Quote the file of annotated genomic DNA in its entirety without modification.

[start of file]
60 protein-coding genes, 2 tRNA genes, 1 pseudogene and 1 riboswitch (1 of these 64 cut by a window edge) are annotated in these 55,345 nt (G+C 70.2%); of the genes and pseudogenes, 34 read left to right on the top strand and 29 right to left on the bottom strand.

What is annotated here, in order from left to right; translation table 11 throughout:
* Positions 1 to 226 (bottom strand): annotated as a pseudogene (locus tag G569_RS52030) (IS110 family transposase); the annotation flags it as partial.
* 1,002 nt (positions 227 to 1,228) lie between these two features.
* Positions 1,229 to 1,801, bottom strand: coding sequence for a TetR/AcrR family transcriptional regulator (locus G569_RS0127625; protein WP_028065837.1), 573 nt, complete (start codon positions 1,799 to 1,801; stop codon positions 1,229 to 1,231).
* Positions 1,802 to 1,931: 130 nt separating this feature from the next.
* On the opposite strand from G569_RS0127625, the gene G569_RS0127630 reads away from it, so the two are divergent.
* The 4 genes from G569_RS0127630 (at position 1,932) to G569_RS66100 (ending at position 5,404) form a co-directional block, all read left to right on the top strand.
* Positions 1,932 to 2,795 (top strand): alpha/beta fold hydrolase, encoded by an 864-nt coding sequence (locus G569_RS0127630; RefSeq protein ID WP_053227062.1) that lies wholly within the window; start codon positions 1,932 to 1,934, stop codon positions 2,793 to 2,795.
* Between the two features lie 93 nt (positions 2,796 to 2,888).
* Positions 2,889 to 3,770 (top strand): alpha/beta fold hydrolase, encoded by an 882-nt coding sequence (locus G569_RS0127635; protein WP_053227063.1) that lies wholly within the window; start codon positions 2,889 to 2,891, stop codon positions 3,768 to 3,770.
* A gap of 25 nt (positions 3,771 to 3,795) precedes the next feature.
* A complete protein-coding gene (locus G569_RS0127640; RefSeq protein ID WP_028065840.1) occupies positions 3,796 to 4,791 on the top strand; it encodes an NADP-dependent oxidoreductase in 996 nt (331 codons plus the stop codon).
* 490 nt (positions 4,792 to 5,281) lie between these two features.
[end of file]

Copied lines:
60 protein-coding genes, 2 tRNA genes, 1 pseudogene and 1 riboswitch (1 of these 64 cut by a window edge) are annotated in these 55,345 nt (G+C 70.2%); of the genes and pseudogenes, 34 read left to right on the top strand and 29 right to left on the bottom strand.

What is annotated here, in order from left to right; translation table 11 throughout:
* Positions 1 to 226 (bottom strand): annotated as a pseudogene (locus tag G569_RS52030) (IS110 family transposase); the annotation flags it as partial.
* 1,002 nt (positions 227 to 1,228) lie between these two features.
* Positions 1,229 to 1,801, bottom strand: coding sequence for a TetR/AcrR family transcriptional regulator (locus G569_RS0127625; protein WP_028065837.1), 573 nt, complete (start codon positions 1,799 to 1,801; stop codon positions 1,229 to 1,231).
* Positions 1,802 to 1,931: 130 nt separating this feature from the next.
* On the opposite strand from G569_RS0127625, the gene G569_RS0127630 reads away from it, so the two are divergent.
* The 4 genes from G569_RS0127630 (at position 1,932) to G569_RS66100 (ending at position 5,404) form a co-directional block, all read left to right on the top strand.
* Positions 1,932 to 2,795 (top strand): alpha/beta fold hydrolase, encoded by an 864-nt coding sequence (locus G569_RS0127630; RefSeq protein ID WP_053227062.1) that lies wholly within the window; start codon positions 1,932 to 1,934, stop codon positions 2,793 to 2,795.
* Between the two features lie 93 nt (positions 2,796 to 2,888).
* Positions 2,889 to 3,770 (top strand): alpha/beta fold hydrolase, encoded by an 882-nt coding sequence (locus G569_RS0127635; protein WP_053227063.1) that lies wholly within the window; start codon positions 2,889 to 2,891, stop codon positions 3,768 to 3,770.
* A gap of 25 nt (positions 3,771 to 3,795) precedes the next feature.
* A complete protein-coding gene (locus G569_RS0127640; RefSeq protein ID WP_028065840.1) occupies positions 3,796 to 4,791 on the top strand; it encodes an NADP-dependent oxidoreductase in 996 nt (331 codons plus the stop codon).
* 490 nt (positions 4,792 to 5,281) lie between these two features.